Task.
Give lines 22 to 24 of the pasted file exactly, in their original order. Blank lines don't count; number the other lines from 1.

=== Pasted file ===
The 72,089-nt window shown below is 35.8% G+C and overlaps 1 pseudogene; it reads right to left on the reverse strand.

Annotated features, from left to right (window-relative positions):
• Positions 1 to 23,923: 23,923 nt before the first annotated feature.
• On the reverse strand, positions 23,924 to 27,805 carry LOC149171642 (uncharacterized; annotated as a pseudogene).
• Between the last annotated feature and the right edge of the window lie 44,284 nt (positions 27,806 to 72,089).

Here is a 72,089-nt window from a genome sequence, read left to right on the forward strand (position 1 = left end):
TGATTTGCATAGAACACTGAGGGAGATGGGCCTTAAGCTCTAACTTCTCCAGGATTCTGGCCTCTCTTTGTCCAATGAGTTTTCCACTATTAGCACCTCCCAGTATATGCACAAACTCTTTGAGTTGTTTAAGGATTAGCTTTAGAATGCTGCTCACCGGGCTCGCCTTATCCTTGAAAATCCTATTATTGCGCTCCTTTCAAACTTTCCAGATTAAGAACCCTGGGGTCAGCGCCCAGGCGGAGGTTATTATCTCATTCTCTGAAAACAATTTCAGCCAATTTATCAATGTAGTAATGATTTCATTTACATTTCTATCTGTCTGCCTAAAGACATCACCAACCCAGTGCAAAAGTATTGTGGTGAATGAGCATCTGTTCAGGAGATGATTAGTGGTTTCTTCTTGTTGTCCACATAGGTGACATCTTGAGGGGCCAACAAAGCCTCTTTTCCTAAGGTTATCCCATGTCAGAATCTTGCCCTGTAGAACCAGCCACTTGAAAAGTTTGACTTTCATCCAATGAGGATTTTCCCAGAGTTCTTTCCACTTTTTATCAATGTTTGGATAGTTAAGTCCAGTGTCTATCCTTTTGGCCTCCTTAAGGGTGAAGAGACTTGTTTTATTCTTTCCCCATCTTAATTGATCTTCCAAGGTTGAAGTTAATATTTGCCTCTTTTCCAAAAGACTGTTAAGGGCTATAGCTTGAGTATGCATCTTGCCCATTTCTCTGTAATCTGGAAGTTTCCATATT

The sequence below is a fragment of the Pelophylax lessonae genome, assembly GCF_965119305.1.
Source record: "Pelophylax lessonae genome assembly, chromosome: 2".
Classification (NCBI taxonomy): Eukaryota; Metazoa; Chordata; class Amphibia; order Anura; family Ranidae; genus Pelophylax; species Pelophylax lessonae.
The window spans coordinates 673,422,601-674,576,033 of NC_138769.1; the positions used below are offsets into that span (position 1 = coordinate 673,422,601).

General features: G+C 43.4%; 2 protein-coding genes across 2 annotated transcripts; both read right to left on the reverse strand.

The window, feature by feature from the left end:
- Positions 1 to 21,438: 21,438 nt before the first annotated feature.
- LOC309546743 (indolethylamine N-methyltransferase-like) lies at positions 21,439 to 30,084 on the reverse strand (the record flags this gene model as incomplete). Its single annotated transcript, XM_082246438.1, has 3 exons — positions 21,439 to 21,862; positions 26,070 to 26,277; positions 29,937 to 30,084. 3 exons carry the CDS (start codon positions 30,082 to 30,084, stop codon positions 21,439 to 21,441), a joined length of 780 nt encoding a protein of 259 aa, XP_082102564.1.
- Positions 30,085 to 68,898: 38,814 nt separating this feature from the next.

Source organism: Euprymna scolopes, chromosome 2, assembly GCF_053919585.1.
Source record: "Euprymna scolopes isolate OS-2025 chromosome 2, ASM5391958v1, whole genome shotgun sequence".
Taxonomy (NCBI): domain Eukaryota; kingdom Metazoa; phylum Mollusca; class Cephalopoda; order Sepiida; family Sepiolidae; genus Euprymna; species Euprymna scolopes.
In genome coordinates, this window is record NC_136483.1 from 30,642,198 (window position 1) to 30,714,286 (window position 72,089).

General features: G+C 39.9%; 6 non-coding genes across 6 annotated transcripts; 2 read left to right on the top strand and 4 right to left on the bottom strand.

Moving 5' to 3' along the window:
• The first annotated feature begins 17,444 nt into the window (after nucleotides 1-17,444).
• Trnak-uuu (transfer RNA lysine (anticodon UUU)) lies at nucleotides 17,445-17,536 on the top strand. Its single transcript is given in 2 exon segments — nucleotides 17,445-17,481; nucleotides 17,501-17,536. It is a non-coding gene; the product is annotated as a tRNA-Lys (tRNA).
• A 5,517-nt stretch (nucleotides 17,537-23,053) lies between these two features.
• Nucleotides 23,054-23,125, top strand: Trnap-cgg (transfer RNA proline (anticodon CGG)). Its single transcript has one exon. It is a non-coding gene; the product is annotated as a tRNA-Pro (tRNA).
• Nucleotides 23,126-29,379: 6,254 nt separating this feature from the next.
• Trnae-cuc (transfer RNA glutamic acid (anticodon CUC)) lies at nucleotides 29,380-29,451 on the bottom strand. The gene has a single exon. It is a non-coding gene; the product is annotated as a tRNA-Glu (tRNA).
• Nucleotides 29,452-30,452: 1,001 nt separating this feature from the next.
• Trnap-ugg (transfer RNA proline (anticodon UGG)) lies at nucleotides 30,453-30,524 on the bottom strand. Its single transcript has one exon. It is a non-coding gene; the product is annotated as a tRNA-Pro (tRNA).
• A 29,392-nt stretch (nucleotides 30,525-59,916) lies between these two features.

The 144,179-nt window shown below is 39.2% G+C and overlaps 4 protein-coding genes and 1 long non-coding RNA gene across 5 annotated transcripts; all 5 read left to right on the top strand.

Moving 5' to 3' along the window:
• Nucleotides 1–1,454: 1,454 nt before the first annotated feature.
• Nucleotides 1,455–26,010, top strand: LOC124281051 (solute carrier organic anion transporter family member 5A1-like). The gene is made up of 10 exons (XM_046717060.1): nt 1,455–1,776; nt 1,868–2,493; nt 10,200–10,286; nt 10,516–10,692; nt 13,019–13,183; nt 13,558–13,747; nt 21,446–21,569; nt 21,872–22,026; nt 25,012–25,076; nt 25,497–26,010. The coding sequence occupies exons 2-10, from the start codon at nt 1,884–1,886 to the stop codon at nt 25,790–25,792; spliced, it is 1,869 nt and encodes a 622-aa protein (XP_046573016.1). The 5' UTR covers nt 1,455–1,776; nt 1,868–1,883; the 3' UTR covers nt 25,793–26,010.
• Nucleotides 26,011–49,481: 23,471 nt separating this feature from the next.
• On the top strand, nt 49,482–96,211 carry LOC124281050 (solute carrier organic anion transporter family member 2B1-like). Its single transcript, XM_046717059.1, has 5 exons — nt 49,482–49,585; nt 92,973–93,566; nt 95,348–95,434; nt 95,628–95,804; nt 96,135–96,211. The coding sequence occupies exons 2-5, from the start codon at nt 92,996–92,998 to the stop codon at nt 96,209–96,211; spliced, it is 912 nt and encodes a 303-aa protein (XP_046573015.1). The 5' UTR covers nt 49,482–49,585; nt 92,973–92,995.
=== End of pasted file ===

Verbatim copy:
Moving 5' to 3' along the window:
• The first annotated feature begins 17,444 nt into the window (after nucleotides 1-17,444).
• Trnak-uuu (transfer RNA lysine (anticodon UUU)) lies at nucleotides 17,445-17,536 on the top strand. Its single transcript is given in 2 exon segments — nucleotides 17,445-17,481; nucleotides 17,501-17,536. It is a non-coding gene; the product is annotated as a tRNA-Lys (tRNA).